Gait difficulty, postural instability, and muscle weakness are associated with fear of falling in people with Parkinson's disease

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The present study aimed to examine the contribution of gait impairment, postural stability and muscle weakness to the level of fear of falling in people with Parkinson's disease (PD). Fifty-seven community-dwelling individuals with PD completed the study. Fear of falling was assessed by the Activities-specific Balance Confidence (ABC) scale. Postural stability and gait difficulty were determined by the posture and gait subscores of the Unified Parkinson's Disease Rating Scale (UPDRS-PG). A Cybex dynamometer was used to measure isokinetic knee muscle strength. Individuals with PD achieved a mean ABC score of 73.6 ± 19.3. In the multiple regression analysis, after accounting for basic demographics, fall history and disease severity, the UPDRS-PG score remained independently associated with the ABC score, accounting for 13.4% of the variance (P < 0.001). The addition of knee muscle strength significantly improved the prediction model and accounted for an additional 7.3% of the variance in the ABC score (P < 0.05). This is the first study to demonstrate that the UPDRS-PG score and knee muscle strength are important and independent determinants of the level of fear of falling in individuals with PD. Improving balance, gait stability and knee muscle strength could be crucial in promoting balance confidence in the appropriately targeted PD population.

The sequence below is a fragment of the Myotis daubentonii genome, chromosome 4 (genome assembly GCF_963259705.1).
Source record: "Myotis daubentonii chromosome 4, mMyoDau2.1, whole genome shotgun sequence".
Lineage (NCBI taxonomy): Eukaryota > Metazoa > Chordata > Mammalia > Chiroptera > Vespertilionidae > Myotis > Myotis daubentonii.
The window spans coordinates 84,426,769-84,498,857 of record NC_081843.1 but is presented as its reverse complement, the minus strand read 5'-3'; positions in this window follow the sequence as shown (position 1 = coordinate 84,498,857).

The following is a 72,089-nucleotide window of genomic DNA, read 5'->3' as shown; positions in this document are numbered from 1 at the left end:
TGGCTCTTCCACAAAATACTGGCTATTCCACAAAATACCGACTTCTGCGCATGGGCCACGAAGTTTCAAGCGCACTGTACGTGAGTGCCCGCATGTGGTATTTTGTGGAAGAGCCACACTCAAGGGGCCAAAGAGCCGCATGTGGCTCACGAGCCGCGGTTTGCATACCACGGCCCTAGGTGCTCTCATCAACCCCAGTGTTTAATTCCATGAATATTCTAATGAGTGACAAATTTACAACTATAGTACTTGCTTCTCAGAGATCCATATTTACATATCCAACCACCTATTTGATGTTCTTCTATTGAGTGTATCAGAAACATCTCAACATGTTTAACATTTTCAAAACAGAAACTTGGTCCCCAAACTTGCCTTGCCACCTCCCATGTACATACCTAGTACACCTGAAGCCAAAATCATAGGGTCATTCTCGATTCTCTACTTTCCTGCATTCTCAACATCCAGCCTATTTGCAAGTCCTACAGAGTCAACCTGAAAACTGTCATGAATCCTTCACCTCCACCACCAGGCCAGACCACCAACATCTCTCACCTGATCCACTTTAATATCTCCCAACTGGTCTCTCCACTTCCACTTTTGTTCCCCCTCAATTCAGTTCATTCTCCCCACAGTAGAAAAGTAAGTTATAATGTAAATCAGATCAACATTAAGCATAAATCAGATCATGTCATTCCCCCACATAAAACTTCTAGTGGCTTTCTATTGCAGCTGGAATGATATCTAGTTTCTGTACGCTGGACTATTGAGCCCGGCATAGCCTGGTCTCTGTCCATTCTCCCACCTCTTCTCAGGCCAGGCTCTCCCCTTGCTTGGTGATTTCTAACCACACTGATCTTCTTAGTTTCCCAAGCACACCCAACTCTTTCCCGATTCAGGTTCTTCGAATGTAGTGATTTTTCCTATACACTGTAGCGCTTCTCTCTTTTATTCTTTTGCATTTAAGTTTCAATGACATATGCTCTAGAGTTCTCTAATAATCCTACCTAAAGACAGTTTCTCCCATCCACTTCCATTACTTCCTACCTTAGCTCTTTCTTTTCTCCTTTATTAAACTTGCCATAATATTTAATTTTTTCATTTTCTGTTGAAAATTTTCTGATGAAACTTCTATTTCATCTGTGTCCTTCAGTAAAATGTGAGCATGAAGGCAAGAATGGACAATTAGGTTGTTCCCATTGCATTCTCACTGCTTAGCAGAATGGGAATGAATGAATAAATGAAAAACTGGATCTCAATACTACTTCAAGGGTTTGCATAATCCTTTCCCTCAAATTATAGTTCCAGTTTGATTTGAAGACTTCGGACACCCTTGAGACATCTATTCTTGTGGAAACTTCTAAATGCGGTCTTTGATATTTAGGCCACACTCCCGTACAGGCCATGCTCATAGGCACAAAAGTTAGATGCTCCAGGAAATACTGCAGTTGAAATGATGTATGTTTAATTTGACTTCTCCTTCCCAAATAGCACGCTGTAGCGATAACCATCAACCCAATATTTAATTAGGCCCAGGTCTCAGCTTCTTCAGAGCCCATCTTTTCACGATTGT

Original languageEnglish
Article number901721
JournalParkinson's Disease
Publication statusPublished - 5 Jan 2012

ASJC Scopus subject areas

  • Neuroscience (miscellaneous)
  • Clinical Neurology
  • Psychiatry and Mental health

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